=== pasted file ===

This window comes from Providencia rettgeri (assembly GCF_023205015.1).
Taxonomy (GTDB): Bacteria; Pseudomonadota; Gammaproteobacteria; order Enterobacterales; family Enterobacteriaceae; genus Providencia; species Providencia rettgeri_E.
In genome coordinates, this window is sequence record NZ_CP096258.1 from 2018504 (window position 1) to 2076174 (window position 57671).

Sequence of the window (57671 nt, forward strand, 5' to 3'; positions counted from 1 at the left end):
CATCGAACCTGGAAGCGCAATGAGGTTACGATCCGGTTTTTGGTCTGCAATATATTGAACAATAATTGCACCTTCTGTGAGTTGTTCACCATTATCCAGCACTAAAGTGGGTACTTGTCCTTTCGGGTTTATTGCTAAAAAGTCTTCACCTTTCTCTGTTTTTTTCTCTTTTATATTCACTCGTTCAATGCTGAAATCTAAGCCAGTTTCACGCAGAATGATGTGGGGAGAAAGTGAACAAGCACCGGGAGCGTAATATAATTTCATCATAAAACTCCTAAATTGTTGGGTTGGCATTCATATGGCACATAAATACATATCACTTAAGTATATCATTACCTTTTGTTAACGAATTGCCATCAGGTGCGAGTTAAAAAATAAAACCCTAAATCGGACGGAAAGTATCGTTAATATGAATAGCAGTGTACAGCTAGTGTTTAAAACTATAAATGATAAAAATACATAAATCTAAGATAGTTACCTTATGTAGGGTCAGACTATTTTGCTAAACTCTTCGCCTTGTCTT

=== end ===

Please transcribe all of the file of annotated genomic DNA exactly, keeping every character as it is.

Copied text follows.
This window comes from Providencia rettgeri (assembly GCF_023205015.1).
Taxonomy (GTDB): Bacteria; Pseudomonadota; Gammaproteobacteria; order Enterobacterales; family Enterobacteriaceae; genus Providencia; species Providencia rettgeri_E.
In genome coordinates, this window is sequence record NZ_CP096258.1 from 2018504 (window position 1) to 2076174 (window position 57671).

Sequence of the window (57671 nt, forward strand, 5' to 3'; positions counted from 1 at the left end):
CATCGAACCTGGAAGCGCAATGAGGTTACGATCCGGTTTTTGGTCTGCAATATATTGAACAATAATTGCACCTTCTGTGAGTTGTTCACCATTATCCAGCACTAAAGTGGGTACTTGTCCTTTCGGGTTTATTGCTAAAAAGTCTTCACCTTTCTCTGTTTTTTTCTCTTTTATATTCACTCGTTCAATGCTGAAATCTAAGCCAGTTTCACGCAGAATGATGTGGGGAGAAAGTGAACAAGCACCGGGAGCGTAATATAATTTCATCATAAAACTCCTAAATTGTTGGGTTGGCATTCATATGGCACATAAATACATATCACTTAAGTATATCATTACCTTTTGTTAACGAATTGCCATCAGGTGCGAGTTAAAAAATAAAACCCTAAATCGGACGGAAAGTATCGTTAATATGAATAGCAGTGTACAGCTAGTGTTTAAAACTATAAATGATAAAAATACATAAATCTAAGATAGTTACCTTATGTAGGGTCAGACTATTTTGCTAAACTCTTCGCCTTGTCTT